This study enrolled 10 year-data and used appropriate statistical methods. So, the cohort is sufficient, and study results are suitable. Unfortunately, however, the median follow-up is close to the median disease-free survival. Therefore, long-term follow-up after surgery in patients with a tumor size ≥ 5 cm or underweight or normal weight according to the Asian standard BMI can reduce missed recurrences and increase patient satisfaction after surgery. With early detection, surgery can be performed with a minimal resection area.

PTs are, in many cases, indistinguishable from fibroadenoma because of the inaccuracy of core needle biopsy results and heterogeneity of PTs; vacuum-assisted breast excision (VAE) or surgical excision is chosen based on the clinical features. In general, when a fibroepithelial lesion appears on a core needle biopsy, surgical excision is recommended with the possibility of a PT in mind when the size is large or when it grows rapidly. By applying the results of this study, surgical excision rather than VAE may be recommended for patients with a tumor size of ≥5 cm or a BMI of <23 kg/m2, who are expected to have high risk of recurrence before the pathological diagnosis is confirmed. It is thought that it can be helpful to increase disease-free survival or decrease the recurrence rate; however, supporting data through additional research should be confirmed.

In our data, recurrence was common when the size was ≥5 cm or the BMI was <23 kg/m2, and the margin status was not related to recurrence. In a recent study, breast volume was found to be related to BMI [8]. That is, the larger the tumor size and the lower the BMI, the smaller the normal breast volume and the more likely the recurrence of PTs.

Many studies have reported that positive margins increase recurrence between surgical margins and recurrence [917]. However, based on recent studies, negative margins are not essential for lowering recurrence [18, 19], especially in the setting of a benign PT [20, 21].

Stromal overgrowth influences recurrence; however, the number of mitoses, borders, stromal atypia, and stromal cellularity, which affects the grade based on the WHO classification, did not affect recurrence in this study. Access to cellular atypia and stromal cellularity may be affected by the variability among pathologists. The evaluation of mitoses may also be affected by the number of fields to be analyzed and whether it should be a maximal or average mitotic count [14]. In our pathological report, stromal overgrowth was recorded as binomial; however, cellular atypia and stromal cellularity were expressed as multinomial. Therefore, the relationship between pathological factors and recurrence will be clear only when the clarity of pathological ambiguity is established. Until now, only histological features have been used in diagnosing PT; however, gene assays or immunohistochemistry are being studied for diagnosing and grading PT [22]. These studies are expected to clarify the distinction between PT and fibroadenoma and between the grades of PT.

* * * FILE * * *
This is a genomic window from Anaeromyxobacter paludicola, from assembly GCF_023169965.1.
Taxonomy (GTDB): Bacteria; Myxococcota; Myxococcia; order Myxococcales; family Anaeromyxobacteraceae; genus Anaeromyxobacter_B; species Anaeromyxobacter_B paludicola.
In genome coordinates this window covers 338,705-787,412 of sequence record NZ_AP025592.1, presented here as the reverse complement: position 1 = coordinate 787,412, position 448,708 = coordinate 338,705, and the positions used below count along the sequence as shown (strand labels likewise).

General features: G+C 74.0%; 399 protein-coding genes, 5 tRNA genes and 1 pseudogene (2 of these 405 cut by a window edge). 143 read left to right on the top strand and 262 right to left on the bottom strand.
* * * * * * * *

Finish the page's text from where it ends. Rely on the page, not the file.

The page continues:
In this study, reexcision was not performed in most patients, even if the margin was positive, and the margin status did not have a statistical significance in recurrence. Nevertheless, the recurrence rate was not significantly different from the recurrence rate reported in a previous study [5], which was generally 20%. These results suggest that the benefit of reexcision is not significant when R1 resection is performed. However, the superficial and deep margins were not distinguished from the margins, and the total number of patients was insufficient.

The change in the histological grade upon LR is unusual, and our study showed only one case of malignant transformation. Although most of the locally recurrent tumors tended to follow their primary form, the histological transformation was seen not only in upgrading but also in downgrading. Considering the histopathological diversity of PT and the ambiguous criteria for histological grading, histological downgrading due to insufficient sampling or discrepancies in pathological evaluation cannot be excluded. Additional investigations are required to identify the clinical significance of such histological changes.

This study has certain limitations. First, it was a single-center, retrospective study. If a high-quality multicenter or prospective cohort study is performed in the future, factors with a higher-level evidence affecting recurrence can be found. It seems that research in the long-term follow-up group after definitive surgery for PTs should be conducted. Second, we did not actually measure the patient's breast size. As a retrospective study, only mammography and ultrasonography remained, so it is impossible to measure the size of the breast. This should be supplemented in future studies.

This study is the first to present the correlation between the recurrence of PT and BMI, and a more extensive study should be conducted.

Data Availability

The data used to support the findings of this study are available from the corresponding author upon request.

Conflicts of Interest

All authors report no conflicts of interest.

Authors’ Contributions

Hayeon Kim contributed equally to this work.


The authors would like to thank Editage (https://www.editage.co.kr) for English language editing.